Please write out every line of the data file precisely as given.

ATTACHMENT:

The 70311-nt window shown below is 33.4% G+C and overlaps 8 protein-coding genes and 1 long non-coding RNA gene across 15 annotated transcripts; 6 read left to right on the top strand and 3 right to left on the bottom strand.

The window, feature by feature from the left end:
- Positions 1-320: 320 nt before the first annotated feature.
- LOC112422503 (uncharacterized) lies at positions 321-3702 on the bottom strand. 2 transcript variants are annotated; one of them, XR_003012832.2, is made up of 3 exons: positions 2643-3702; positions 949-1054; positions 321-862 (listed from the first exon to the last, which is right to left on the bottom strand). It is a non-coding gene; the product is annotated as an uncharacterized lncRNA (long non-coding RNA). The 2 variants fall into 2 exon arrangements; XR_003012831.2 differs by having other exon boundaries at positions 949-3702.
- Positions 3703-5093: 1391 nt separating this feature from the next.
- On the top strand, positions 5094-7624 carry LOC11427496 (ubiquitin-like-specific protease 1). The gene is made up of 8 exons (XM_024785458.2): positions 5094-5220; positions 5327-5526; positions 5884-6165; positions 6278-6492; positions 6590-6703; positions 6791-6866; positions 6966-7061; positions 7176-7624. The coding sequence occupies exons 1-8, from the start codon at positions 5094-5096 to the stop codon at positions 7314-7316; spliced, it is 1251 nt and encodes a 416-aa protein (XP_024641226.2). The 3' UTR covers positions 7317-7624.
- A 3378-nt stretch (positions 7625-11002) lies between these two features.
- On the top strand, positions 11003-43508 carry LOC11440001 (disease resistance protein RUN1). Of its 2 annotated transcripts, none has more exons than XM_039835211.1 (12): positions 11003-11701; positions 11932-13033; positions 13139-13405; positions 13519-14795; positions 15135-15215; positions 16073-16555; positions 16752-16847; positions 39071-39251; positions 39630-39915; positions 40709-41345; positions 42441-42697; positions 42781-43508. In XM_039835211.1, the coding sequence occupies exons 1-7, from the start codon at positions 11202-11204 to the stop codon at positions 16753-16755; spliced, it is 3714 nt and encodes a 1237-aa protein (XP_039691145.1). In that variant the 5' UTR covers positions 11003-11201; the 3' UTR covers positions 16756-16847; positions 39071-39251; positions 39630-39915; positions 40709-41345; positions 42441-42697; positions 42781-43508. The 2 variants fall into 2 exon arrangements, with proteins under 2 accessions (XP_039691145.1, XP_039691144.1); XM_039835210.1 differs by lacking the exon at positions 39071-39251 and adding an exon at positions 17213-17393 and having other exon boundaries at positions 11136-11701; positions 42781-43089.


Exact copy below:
The 70311-nt window shown below is 33.4% G+C and overlaps 8 protein-coding genes and 1 long non-coding RNA gene across 15 annotated transcripts; 6 read left to right on the top strand and 3 right to left on the bottom strand.

The window, feature by feature from the left end:
- Positions 1-320: 320 nt before the first annotated feature.
- LOC112422503 (uncharacterized) lies at positions 321-3702 on the bottom strand. 2 transcript variants are annotated; one of them, XR_003012832.2, is made up of 3 exons: positions 2643-3702; positions 949-1054; positions 321-862 (listed from the first exon to the last, which is right to left on the bottom strand). It is a non-coding gene; the product is annotated as an uncharacterized lncRNA (long non-coding RNA). The 2 variants fall into 2 exon arrangements; XR_003012831.2 differs by having other exon boundaries at positions 949-3702.
- Positions 3703-5093: 1391 nt separating this feature from the next.
- On the top strand, positions 5094-7624 carry LOC11427496 (ubiquitin-like-specific protease 1). The gene is made up of 8 exons (XM_024785458.2): positions 5094-5220; positions 5327-5526; positions 5884-6165; positions 6278-6492; positions 6590-6703; positions 6791-6866; positions 6966-7061; positions 7176-7624. The coding sequence occupies exons 1-8, from the start codon at positions 5094-5096 to the stop codon at positions 7314-7316; spliced, it is 1251 nt and encodes a 416-aa protein (XP_024641226.2). The 3' UTR covers positions 7317-7624.
- A 3378-nt stretch (positions 7625-11002) lies between these two features.
- On the top strand, positions 11003-43508 carry LOC11440001 (disease resistance protein RUN1). Of its 2 annotated transcripts, none has more exons than XM_039835211.1 (12): positions 11003-11701; positions 11932-13033; positions 13139-13405; positions 13519-14795; positions 15135-15215; positions 16073-16555; positions 16752-16847; positions 39071-39251; positions 39630-39915; positions 40709-41345; positions 42441-42697; positions 42781-43508. In XM_039835211.1, the coding sequence occupies exons 1-7, from the start codon at positions 11202-11204 to the stop codon at positions 16753-16755; spliced, it is 3714 nt and encodes a 1237-aa protein (XP_039691145.1). In that variant the 5' UTR covers positions 11003-11201; the 3' UTR covers positions 16756-16847; positions 39071-39251; positions 39630-39915; positions 40709-41345; positions 42441-42697; positions 42781-43508. The 2 variants fall into 2 exon arrangements, with proteins under 2 accessions (XP_039691145.1, XP_039691144.1); XM_039835210.1 differs by lacking the exon at positions 39071-39251 and adding an exon at positions 17213-17393 and having other exon boundaries at positions 11136-11701; positions 42781-43089.